Saturday, January 23, 2010


The most common definition of a parable is that it is an earthly picture of a heavenly reality. There is some truth to this view, but it hardly reveals the meaning and purpose of parables. In Matthew 13:10-17, Jesus was asked by His disciples why He had begun speaking in parables. Jesus replied that His teaching was meant to be understood by those who believed in Him, but was to be hidden from others. Jesus called the subject of the parables "the mysteries of the kingdom of Heaven." Matthew is the only Gospel writer to use "kingdom of heaven." The others call it the "kingdom of God." Much has been made of Matthew's terminology, but when one looks at parallel passages in Mark and Luke, it is clear that "heaven" and "God" are interchangeable.

Some have interpreted the parables as a general truth, and suggest the reader not get caught up in details. However, when Jesus taught the parable of the sower (or soils as some call it), He also interpreted it. The parable is given in Matthew 13:1-8, and the interpretation is found in Matthew 13:18-23. Jesus was very clear that each detail had a relevant meaning. The "sower" is one spreading the seed (the Gospel or the Word of God). The "soils" represent four kinds of people who hear it. The first, "the wayside," pictures hard hearted people who hear the truth , but because they do nothing with it, it is quickly removed by Satan (birds), so it has no impact on the hearer. The second "soil" receives the seed and springs to life, but its roots do not go very deep in understanding. When it is challenged by unbelievers, it is easily silenced and thus, is unproductive. The third "soil" is not weeded of a life focused upon worldly riches and pleasures. Because it shares the available sustenance, and is weak, it yields to temptations, and produces no fruit. The last "soil" is fertile ground. It is teachable, and able to share what it has learned with others. The fertile "soil" produces seed for further planting.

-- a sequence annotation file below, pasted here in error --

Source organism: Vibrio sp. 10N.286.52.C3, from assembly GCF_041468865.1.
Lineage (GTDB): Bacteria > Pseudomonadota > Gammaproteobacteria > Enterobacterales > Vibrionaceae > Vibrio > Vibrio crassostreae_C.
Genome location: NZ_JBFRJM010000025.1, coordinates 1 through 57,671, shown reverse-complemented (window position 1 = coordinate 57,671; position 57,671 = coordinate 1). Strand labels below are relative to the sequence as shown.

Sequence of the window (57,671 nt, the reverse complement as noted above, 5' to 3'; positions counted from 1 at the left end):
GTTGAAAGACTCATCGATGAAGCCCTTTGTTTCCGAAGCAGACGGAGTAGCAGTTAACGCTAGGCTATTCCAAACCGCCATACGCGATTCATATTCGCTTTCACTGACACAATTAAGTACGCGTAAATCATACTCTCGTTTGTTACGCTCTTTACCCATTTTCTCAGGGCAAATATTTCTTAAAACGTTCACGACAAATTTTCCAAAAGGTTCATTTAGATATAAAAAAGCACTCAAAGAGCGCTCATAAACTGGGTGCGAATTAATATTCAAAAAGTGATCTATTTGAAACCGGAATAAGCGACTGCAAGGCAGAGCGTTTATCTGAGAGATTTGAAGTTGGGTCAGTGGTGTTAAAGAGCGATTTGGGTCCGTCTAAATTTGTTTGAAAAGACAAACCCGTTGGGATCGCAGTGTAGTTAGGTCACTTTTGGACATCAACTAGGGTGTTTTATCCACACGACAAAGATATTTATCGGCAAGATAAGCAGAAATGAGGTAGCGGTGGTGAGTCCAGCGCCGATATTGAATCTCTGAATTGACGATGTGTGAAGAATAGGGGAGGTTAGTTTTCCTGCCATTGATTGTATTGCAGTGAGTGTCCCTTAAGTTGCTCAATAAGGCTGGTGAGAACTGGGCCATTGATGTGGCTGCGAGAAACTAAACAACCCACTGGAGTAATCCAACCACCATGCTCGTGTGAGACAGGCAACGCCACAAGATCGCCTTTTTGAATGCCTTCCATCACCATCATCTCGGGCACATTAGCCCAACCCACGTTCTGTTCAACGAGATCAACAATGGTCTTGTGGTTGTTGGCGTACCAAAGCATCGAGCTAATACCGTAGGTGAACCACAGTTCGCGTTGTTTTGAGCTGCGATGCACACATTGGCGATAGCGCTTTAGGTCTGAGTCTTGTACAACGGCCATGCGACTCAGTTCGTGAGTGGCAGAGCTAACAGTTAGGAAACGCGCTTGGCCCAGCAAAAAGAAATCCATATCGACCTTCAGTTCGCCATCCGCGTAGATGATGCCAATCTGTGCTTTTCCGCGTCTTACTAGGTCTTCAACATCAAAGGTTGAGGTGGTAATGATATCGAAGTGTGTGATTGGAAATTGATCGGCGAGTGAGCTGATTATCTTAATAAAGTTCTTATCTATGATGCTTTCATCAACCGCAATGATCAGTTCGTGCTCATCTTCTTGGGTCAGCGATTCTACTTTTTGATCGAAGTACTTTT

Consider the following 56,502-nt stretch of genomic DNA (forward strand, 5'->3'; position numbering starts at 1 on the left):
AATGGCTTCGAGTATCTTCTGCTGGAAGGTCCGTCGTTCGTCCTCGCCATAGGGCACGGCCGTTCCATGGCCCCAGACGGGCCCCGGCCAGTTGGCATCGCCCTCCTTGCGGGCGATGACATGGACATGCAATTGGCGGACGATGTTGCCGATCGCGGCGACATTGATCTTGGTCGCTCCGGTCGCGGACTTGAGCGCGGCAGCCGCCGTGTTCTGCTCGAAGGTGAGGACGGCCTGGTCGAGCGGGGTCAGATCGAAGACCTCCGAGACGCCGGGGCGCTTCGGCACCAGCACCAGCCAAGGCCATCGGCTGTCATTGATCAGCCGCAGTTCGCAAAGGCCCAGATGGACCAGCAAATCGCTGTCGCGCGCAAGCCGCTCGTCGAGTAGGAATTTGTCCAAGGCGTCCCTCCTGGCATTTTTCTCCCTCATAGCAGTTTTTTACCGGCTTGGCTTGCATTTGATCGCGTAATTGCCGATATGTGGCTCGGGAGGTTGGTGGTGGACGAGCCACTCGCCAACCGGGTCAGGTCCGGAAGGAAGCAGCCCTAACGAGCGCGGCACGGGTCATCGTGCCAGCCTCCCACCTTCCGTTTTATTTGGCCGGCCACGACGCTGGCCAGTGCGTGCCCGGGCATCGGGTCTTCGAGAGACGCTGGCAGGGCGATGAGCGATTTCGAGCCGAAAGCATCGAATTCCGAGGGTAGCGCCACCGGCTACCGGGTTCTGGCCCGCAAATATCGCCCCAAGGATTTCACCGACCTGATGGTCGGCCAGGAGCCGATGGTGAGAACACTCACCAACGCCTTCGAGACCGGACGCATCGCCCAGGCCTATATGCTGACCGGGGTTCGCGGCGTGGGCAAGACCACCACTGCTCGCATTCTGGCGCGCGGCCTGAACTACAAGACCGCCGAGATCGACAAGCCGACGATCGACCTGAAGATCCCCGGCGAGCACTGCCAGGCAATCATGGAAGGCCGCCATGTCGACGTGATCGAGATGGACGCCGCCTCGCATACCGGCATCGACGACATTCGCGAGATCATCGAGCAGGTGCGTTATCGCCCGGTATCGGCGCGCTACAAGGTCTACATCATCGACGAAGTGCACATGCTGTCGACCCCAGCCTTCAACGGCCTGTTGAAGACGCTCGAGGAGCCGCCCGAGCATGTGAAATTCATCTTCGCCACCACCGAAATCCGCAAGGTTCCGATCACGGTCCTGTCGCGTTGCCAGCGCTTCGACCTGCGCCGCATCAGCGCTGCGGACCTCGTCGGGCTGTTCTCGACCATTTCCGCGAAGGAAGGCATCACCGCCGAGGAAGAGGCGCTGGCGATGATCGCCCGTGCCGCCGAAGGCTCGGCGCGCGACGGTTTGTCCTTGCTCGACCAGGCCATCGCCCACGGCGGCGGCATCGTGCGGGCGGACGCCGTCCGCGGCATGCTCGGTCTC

As can be seen in this example, each piece of information represents something specific. A sower, the seed, the birds, the packed down soil, the rocky soil, the unweeded soil, and the fertile soil are all part of a metaphor for what the apostles would face as they go into all the world to spread the Gospel of Christ (the King of the Kingdom). As you and I study the other parables, each detail is important to the understanding of what Jesus wanted only His disciples to know. Don't you feel privileged to know His teaching? I do!

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